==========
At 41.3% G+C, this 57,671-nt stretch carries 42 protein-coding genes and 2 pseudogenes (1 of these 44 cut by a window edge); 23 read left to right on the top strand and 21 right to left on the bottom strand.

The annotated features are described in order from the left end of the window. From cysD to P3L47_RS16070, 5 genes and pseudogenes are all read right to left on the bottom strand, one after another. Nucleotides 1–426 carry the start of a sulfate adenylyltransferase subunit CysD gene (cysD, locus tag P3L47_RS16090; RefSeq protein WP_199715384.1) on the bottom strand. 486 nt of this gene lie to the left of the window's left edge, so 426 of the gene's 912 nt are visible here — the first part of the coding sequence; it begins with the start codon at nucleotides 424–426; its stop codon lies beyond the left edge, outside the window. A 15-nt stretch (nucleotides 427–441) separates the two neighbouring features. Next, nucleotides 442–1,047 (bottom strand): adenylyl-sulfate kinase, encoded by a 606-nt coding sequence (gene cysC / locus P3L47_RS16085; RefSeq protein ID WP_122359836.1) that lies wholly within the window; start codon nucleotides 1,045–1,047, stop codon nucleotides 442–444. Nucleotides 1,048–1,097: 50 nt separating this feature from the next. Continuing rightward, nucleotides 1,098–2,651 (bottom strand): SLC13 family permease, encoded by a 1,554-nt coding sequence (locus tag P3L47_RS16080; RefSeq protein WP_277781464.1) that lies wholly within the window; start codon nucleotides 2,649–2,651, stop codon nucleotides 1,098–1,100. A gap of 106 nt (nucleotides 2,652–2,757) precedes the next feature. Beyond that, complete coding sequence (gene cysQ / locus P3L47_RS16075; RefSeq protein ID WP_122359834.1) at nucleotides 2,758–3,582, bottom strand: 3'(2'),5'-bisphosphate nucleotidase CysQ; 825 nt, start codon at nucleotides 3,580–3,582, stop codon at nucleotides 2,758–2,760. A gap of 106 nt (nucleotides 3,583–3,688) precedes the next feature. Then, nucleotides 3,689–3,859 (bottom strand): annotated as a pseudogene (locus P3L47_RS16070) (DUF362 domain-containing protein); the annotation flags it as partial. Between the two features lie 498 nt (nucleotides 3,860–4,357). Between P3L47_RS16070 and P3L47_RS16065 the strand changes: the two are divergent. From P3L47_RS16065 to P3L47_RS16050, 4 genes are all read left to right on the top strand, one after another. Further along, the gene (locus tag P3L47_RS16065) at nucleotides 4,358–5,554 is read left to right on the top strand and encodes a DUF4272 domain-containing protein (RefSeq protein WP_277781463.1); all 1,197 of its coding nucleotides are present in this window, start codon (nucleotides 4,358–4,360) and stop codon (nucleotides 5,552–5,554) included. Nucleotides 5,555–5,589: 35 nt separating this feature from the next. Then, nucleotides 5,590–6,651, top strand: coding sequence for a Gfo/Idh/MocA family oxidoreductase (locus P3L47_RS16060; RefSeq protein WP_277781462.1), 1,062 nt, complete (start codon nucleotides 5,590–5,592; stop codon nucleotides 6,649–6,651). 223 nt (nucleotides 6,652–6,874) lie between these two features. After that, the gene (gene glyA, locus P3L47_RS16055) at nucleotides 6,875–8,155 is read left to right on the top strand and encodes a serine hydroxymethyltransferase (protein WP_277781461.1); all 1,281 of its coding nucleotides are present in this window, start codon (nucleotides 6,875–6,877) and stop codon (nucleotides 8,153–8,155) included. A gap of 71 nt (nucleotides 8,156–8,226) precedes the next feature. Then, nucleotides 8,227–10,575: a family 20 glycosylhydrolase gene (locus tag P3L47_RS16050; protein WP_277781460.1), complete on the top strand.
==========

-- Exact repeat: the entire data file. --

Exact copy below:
At 41.3% G+C, this 57,671-nt stretch carries 42 protein-coding genes and 2 pseudogenes (1 of these 44 cut by a window edge); 23 read left to right on the top strand and 21 right to left on the bottom strand.

The annotated features are described in order from the left end of the window. From cysD to P3L47_RS16070, 5 genes and pseudogenes are all read right to left on the bottom strand, one after another. Nucleotides 1–426 carry the start of a sulfate adenylyltransferase subunit CysD gene (cysD, locus tag P3L47_RS16090; RefSeq protein WP_199715384.1) on the bottom strand. 486 nt of this gene lie to the left of the window's left edge, so 426 of the gene's 912 nt are visible here — the first part of the coding sequence; it begins with the start codon at nucleotides 424–426; its stop codon lies beyond the left edge, outside the window. A 15-nt stretch (nucleotides 427–441) separates the two neighbouring features. Next, nucleotides 442–1,047 (bottom strand): adenylyl-sulfate kinase, encoded by a 606-nt coding sequence (gene cysC / locus P3L47_RS16085; RefSeq protein ID WP_122359836.1) that lies wholly within the window; start codon nucleotides 1,045–1,047, stop codon nucleotides 442–444. Nucleotides 1,048–1,097: 50 nt separating this feature from the next. Continuing rightward, nucleotides 1,098–2,651 (bottom strand): SLC13 family permease, encoded by a 1,554-nt coding sequence (locus tag P3L47_RS16080; RefSeq protein WP_277781464.1) that lies wholly within the window; start codon nucleotides 2,649–2,651, stop codon nucleotides 1,098–1,100. A gap of 106 nt (nucleotides 2,652–2,757) precedes the next feature. Beyond that, complete coding sequence (gene cysQ / locus P3L47_RS16075; RefSeq protein ID WP_122359834.1) at nucleotides 2,758–3,582, bottom strand: 3'(2'),5'-bisphosphate nucleotidase CysQ; 825 nt, start codon at nucleotides 3,580–3,582, stop codon at nucleotides 2,758–2,760. A gap of 106 nt (nucleotides 3,583–3,688) precedes the next feature. Then, nucleotides 3,689–3,859 (bottom strand): annotated as a pseudogene (locus P3L47_RS16070) (DUF362 domain-containing protein); the annotation flags it as partial. Between the two features lie 498 nt (nucleotides 3,860–4,357). Between P3L47_RS16070 and P3L47_RS16065 the strand changes: the two are divergent. From P3L47_RS16065 to P3L47_RS16050, 4 genes are all read left to right on the top strand, one after another. Further along, the gene (locus tag P3L47_RS16065) at nucleotides 4,358–5,554 is read left to right on the top strand and encodes a DUF4272 domain-containing protein (RefSeq protein WP_277781463.1); all 1,197 of its coding nucleotides are present in this window, start codon (nucleotides 4,358–4,360) and stop codon (nucleotides 5,552–5,554) included. Nucleotides 5,555–5,589: 35 nt separating this feature from the next. Then, nucleotides 5,590–6,651, top strand: coding sequence for a Gfo/Idh/MocA family oxidoreductase (locus P3L47_RS16060; RefSeq protein WP_277781462.1), 1,062 nt, complete (start codon nucleotides 5,590–5,592; stop codon nucleotides 6,649–6,651). 223 nt (nucleotides 6,652–6,874) lie between these two features. After that, the gene (gene glyA, locus P3L47_RS16055) at nucleotides 6,875–8,155 is read left to right on the top strand and encodes a serine hydroxymethyltransferase (protein WP_277781461.1); all 1,281 of its coding nucleotides are present in this window, start codon (nucleotides 6,875–6,877) and stop codon (nucleotides 8,153–8,155) included. A gap of 71 nt (nucleotides 8,156–8,226) precedes the next feature. Then, nucleotides 8,227–10,575: a family 20 glycosylhydrolase gene (locus tag P3L47_RS16050; protein WP_277781460.1), complete on the top strand.